football-player football-score football-helmet football-ball Accuracy Arm-Strength Balance Ball-Security Ball-Skills Big-Play-Ability Block-Deconstruction Competitive-Toughness Core-Functional-Strength Decision-Making Discipline Durability Effort-Motor Elusivness Explosiveness Football-IQ Footwork Functional-Athleticism Hand-Counters Hand-Power Hand-Technique Hands Lateral-Mobility Leadership Length Mechanics Mobility Pass-Coverage-Ability Pass-Protection Pass-Sets Passing-Down-Skills Pocket-Manipulation Poise Power-at-POA Progressions RAC-Ability Range Release-Package Release Route-Running Run-Defending Separation Special-Teams-Ability-1 Versatility Vision Zone-Coverage-Skills Anchor-Ability Contact-Balance Man-Coverage-Skills Tackling Lifted Logic Web Design in Kansas City clock location phone email play chevron-down chevron-left chevron-right chevron-up facebook tiktok checkbox checkbox-checked radio radio-selected instagram google plus pinterest twitter youtube send linkedin search arrow-circle bell left-arrow right-arrow tdn-mark filled-play-circle yellow-arrow-circle dark-arrow-circle star cloudy snowy rainy sunny plus minus triangle-down link close drag minus-circle plus-circle pencil premium trash lock simple-trash simple-pencil eye cart
NFL Draft

Evaluating Sean McVay’s 2020 Rams Offense

  • The Draft Network
  • September 25, 2020
  • Share

Entering year four as a head coach, Sean McVay and the Los Angeles Rams' offense has gotten off to a piping-hot start this season, ranking fifth in total yards per game, third in rushing yards per game, and averaging roughly 29 points across their first two match-ups.

After a down year (relative to expectations) in 2019, Los Angeles is back to looking like the well-oiled machine we’re used to, in large part due to a more explosive rushing attack and much more formidable pass protection.

Let’s take a quick look at McVay and this Rams offense and detail what makes them so special.

Commitment to motion

It’s no secret that motion has become all the rage in the NFL, as teams like the Baltimore Ravens and San Francisco 49ers have had major success using it as a staple in their respective offenses.

Although the Rams have always ranked highly in this regard (ranked fourth in the NFL in motion mid-snap in 2019), they’ve taken it to the next level this year, doing so at a 32% clip through two games (ranking first in the NFL).

McVay hasn’t just used motion for the sake of it, either. Constantly putting jet sweeps into action, he has made it a big emphasis to use his wide receivers as ball-carriers coming across the formation, particularly Robert Woods, and the Rams have had a ton of success doing so as a result. This added threat of a second potential runner has admittedly been used a lot in the past, but defenses have to respect it a lot more now that Los Angeles is using it as a key focal point on offense.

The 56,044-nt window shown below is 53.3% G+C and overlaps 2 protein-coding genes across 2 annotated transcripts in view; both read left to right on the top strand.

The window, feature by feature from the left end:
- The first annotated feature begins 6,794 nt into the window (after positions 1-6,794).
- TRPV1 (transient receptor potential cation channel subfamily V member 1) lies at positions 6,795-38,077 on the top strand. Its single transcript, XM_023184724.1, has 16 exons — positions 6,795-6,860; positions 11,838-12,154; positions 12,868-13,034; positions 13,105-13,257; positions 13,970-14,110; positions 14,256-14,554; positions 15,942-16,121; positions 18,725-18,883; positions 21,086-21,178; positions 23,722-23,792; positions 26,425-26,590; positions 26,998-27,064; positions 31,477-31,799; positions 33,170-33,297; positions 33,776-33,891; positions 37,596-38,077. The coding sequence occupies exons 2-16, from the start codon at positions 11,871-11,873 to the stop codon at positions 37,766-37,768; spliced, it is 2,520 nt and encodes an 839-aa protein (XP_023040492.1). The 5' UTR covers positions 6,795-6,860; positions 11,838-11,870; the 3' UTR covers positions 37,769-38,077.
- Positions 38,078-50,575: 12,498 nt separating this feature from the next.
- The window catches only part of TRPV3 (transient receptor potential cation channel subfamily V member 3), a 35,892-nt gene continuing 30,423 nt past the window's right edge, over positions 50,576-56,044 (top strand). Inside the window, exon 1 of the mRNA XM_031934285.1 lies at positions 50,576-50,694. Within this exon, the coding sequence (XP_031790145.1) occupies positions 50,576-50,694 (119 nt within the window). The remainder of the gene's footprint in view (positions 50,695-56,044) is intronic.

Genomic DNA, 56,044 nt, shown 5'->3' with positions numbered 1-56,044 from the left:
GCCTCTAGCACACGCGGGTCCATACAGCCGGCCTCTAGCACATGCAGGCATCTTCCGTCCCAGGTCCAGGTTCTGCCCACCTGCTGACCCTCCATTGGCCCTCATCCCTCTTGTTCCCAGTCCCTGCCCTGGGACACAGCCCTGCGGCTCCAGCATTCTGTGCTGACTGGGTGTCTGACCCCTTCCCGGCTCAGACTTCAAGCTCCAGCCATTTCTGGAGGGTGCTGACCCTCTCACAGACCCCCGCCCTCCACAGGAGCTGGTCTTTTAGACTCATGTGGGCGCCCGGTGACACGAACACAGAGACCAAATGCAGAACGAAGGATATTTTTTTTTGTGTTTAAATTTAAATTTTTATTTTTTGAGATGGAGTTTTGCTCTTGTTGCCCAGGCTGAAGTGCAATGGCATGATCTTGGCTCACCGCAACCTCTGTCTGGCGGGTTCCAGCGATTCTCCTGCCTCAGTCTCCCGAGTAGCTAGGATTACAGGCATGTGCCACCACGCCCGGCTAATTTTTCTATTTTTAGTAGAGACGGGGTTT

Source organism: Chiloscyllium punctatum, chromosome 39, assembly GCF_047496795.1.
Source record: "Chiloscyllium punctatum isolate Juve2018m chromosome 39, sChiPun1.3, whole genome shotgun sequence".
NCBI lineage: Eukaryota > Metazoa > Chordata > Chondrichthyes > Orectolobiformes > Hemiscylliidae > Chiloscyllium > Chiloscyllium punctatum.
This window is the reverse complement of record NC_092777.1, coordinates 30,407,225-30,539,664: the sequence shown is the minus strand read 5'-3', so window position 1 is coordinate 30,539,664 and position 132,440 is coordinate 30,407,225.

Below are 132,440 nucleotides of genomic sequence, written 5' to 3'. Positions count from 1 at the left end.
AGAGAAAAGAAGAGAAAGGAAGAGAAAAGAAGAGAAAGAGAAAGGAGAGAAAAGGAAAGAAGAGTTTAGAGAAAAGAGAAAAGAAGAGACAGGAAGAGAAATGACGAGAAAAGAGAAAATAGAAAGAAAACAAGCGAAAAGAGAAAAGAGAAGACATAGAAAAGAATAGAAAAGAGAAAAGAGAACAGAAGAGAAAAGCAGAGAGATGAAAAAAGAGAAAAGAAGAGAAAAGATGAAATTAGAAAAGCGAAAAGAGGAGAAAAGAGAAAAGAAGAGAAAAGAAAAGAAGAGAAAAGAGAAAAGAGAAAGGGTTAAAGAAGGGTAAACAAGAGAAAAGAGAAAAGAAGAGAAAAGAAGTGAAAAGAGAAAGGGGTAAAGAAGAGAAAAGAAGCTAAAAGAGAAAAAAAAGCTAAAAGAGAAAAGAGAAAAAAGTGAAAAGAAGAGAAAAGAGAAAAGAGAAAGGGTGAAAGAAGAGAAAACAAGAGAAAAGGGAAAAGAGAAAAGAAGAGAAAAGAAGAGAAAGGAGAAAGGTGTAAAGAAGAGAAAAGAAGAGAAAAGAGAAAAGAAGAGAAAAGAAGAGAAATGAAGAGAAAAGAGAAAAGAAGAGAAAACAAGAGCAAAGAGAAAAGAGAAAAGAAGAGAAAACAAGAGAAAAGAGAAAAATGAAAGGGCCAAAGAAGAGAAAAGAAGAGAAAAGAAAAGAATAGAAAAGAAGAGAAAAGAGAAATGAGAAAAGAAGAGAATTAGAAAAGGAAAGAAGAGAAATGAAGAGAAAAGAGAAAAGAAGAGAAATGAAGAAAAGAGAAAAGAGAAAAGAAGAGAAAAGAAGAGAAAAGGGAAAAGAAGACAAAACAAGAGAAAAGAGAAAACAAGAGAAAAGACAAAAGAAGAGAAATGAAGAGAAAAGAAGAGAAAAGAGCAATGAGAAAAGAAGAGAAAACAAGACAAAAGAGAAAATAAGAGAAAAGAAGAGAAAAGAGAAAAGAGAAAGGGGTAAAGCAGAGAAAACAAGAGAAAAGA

Interchangeable WR/TE roles

One of the reasons why motion has become so effective for Los Angeles is because defenses are so confused about who is going to do what from an offensive perspective.

General manager Les Snead has given McVay a handful of versatile difference-makers and in turn, McVay has used them as interchangeable chess pieces in differing 11 and 12 personnel groupings.

Loving to use tight bunch and stack sets, the Rams have shown that any player can do whatever depending on the particular variation of a certain play-call, as all their wide receivers can block adequately inline (typically a tight end’s role), while all their tight ends can run quality routes (typically a receiver's role).

With this in mind, you virtually have four clones all squeezed close together in condensed formations. Not only would that be hard for a regular defense to try and figure out, but then you throw motion into it and everything becomes that much harder from a defensive perspective.

Catering to Goff

At this point, it looks like Jared Goff is what he is—a quality system quarterback that will execute what is needed of him, but nothing more.

We’ve seen just that through two games this season, as Goff has been a hyper-efficient, accurate passer when everything is on-script, while he has continued to struggle mightily when any wrench is thrown into Los Angeles’ offensive plans.

McVay—like the rest of the world—recognizes this has adapted to cater to Goff’s limited skill set as best he can. Accentuating Goff’s quick-rhythm throwing, McVay has only had the quarterback drop back on 35 reps that didn’t involve some sort of play-action—by far the lowest number in the league (via PFF). Goff’s average time to throw on drop back throws has also been a league-low 2.09 seconds, as the dedication towards keeping things as simple as possible for the supposed franchise signal-caller is clear as day.

Yes, it helps that the Philadelphia Eagles and Dallas Cowboys have both failed to put pressure on Goff and neither threw anything difficult at him from a conceptual standpoint, but the quarterback has looked terrific through two games of action, in large part due to this commitment by Los Angeles catering to give him as small a load as possible to carry.

Essentially, McVay has cooked the food, set the table, and laid out all the cutlery required. All Goff has to do to make this offense click in 2020 is eat what's on his plate without making a mess.  

So far so good in that regard.

Filed In

Related Articles

Written By

The Draft Network